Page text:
Game theory and fisheries

  • Grønbæk L
  • Lindroos M
  • Munro G
 et al. 
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Abstract

Game theory studies the strategic interactions between and among decision makers, players, through mathematical models called games. This paper presents an overview on the evolution of the application of game theory to fisheries economics. The first applications emerged in the late 1970s, focussing upon internationally shared fish stocks. This occurred in the context of the UN Third Conference on the Law of the Sea, and the 1982 UN Convention on the Law of the Sea. During the 1980s and early 1990s the application of game theory to fisheries focused mainly on transboundary fish stocks. Thereafter, the applications to straddling fish stocks developed significantly, through the use of coalition games. This was a consequence of the mismanagement of these stocks, and the management regime brought forth in response by the 1995 UN Fish Stocks Agreement. The application of game theory to the management of national/regional fisheries is a new research frontier, as it is still much underexplored, when compared to international fisheries. This paper also summarizes the main research developments of a set of nine papers selected for this special issue on Game Theory and Fisheries.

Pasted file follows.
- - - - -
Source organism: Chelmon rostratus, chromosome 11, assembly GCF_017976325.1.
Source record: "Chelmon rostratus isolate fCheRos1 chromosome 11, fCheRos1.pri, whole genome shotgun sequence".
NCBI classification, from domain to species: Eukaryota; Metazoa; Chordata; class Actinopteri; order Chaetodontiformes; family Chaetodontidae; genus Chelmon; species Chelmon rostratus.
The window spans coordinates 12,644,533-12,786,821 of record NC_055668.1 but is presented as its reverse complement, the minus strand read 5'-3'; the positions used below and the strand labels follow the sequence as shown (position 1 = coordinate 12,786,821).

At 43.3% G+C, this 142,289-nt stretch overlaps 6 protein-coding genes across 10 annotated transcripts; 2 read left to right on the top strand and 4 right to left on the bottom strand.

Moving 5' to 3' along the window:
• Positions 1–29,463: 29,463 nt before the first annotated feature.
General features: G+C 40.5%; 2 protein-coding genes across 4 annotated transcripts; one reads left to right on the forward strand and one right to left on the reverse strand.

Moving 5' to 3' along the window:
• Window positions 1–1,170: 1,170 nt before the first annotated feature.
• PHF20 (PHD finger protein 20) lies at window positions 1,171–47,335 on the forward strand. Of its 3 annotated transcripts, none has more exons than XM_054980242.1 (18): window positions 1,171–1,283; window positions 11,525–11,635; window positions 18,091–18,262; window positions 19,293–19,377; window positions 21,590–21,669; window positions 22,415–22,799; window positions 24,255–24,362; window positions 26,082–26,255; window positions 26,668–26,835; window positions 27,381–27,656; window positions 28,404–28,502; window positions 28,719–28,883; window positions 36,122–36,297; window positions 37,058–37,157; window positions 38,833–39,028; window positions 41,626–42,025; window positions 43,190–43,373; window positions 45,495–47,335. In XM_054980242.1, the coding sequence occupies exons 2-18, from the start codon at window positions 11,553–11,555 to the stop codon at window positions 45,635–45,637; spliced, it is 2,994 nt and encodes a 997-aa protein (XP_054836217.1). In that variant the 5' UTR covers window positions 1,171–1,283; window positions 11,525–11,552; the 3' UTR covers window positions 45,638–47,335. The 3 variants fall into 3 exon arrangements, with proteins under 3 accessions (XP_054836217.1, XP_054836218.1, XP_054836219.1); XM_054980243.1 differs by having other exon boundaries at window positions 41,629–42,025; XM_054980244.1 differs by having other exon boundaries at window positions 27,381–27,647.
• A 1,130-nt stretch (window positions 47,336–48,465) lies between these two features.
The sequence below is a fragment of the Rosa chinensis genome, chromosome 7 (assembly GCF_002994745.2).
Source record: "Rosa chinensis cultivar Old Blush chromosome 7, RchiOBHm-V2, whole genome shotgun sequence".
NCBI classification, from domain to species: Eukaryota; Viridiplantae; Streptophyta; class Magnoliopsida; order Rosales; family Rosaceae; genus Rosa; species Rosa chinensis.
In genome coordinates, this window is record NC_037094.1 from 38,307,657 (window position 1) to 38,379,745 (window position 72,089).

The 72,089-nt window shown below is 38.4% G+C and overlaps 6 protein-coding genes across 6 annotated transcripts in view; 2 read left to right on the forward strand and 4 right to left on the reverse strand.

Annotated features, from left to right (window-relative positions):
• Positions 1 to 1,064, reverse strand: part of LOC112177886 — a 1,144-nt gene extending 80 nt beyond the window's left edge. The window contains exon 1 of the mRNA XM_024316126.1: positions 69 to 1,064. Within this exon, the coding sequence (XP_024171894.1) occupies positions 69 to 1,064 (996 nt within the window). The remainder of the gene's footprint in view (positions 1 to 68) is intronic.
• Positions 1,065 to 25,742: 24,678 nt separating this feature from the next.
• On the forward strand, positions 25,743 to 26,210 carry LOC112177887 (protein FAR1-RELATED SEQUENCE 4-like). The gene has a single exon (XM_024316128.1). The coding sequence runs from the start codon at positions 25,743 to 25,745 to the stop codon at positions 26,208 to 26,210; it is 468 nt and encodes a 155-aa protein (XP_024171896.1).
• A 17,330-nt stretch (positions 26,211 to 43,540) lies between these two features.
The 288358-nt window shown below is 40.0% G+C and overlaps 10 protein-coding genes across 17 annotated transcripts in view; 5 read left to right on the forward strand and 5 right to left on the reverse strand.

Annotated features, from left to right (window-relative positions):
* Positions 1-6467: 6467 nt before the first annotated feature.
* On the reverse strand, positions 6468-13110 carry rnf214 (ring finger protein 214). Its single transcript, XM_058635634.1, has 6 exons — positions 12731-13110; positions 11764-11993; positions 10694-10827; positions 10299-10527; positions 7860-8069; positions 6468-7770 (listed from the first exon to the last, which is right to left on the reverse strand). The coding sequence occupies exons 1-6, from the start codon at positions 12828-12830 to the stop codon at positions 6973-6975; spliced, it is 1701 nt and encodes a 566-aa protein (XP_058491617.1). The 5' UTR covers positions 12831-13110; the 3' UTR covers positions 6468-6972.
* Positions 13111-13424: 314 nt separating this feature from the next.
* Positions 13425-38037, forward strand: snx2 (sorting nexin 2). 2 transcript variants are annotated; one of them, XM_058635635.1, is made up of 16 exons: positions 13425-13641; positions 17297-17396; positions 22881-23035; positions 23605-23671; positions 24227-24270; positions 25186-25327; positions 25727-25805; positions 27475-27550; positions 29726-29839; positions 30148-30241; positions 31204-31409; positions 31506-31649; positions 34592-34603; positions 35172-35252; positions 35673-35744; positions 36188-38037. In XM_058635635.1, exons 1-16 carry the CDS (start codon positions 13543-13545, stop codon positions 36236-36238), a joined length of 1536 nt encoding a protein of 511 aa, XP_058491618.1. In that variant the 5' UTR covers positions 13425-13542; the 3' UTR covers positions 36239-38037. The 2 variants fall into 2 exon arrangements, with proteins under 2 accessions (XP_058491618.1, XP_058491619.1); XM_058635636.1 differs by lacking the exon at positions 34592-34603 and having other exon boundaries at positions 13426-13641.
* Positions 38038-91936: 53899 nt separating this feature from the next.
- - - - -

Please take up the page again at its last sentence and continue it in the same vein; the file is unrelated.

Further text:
Author-supplied keywords

  • Fisheries economics
  • Game theory
  • International fisheries
  • National fisheries

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Authors

  • Lone Grønbæk

  • Marko Lindroos

  • Gordon Munro

  • Pedro Pintassilgo

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